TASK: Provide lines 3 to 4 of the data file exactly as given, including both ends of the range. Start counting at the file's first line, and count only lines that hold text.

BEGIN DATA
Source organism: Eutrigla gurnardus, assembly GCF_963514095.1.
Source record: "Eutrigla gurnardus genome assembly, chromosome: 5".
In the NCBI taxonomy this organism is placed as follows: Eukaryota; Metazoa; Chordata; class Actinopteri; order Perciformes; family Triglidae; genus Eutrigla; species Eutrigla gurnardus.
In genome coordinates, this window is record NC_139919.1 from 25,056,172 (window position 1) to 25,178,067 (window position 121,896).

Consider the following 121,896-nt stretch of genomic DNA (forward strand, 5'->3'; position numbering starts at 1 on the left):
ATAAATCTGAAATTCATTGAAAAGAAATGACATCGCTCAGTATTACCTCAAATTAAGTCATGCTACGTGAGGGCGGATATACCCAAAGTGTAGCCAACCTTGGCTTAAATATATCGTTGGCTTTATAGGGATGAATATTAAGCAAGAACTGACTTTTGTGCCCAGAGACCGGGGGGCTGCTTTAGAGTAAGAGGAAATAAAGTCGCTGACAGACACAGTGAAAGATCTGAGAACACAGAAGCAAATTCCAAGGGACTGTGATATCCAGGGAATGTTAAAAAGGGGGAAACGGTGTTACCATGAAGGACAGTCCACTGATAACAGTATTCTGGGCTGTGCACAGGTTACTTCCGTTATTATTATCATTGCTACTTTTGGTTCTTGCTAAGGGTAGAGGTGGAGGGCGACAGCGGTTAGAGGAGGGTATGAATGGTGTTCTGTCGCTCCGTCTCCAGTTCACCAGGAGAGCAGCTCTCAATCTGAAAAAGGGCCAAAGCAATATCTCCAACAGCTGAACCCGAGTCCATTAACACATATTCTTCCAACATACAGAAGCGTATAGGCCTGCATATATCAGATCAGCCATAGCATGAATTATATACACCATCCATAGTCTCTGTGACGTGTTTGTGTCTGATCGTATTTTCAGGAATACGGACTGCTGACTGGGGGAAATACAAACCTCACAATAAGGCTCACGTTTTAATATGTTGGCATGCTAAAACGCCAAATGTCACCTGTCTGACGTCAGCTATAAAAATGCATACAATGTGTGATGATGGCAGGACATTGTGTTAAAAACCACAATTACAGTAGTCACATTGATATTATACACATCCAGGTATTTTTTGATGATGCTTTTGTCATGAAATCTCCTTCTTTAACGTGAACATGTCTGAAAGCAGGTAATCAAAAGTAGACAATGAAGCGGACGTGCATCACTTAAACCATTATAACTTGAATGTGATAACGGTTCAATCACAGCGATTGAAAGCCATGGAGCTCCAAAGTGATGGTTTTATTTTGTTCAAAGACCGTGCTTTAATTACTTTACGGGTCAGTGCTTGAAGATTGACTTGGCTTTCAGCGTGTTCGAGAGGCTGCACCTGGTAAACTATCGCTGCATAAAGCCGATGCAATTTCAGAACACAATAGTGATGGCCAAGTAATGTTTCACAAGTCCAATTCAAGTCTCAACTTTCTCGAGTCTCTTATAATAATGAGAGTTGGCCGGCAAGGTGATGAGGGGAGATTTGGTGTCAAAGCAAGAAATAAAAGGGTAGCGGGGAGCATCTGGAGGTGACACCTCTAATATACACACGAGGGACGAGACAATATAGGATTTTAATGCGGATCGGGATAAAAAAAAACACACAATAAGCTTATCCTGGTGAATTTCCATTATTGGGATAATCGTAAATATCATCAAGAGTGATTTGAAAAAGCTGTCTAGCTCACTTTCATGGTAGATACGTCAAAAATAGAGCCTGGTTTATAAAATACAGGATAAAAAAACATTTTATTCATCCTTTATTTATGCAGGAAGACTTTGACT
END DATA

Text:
In the NCBI taxonomy this organism is placed as follows: Eukaryota; Metazoa; Chordata; class Actinopteri; order Perciformes; family Triglidae; genus Eutrigla; species Eutrigla gurnardus.
In genome coordinates, this window is record NC_139919.1 from 25,056,172 (window position 1) to 25,178,067 (window position 121,896).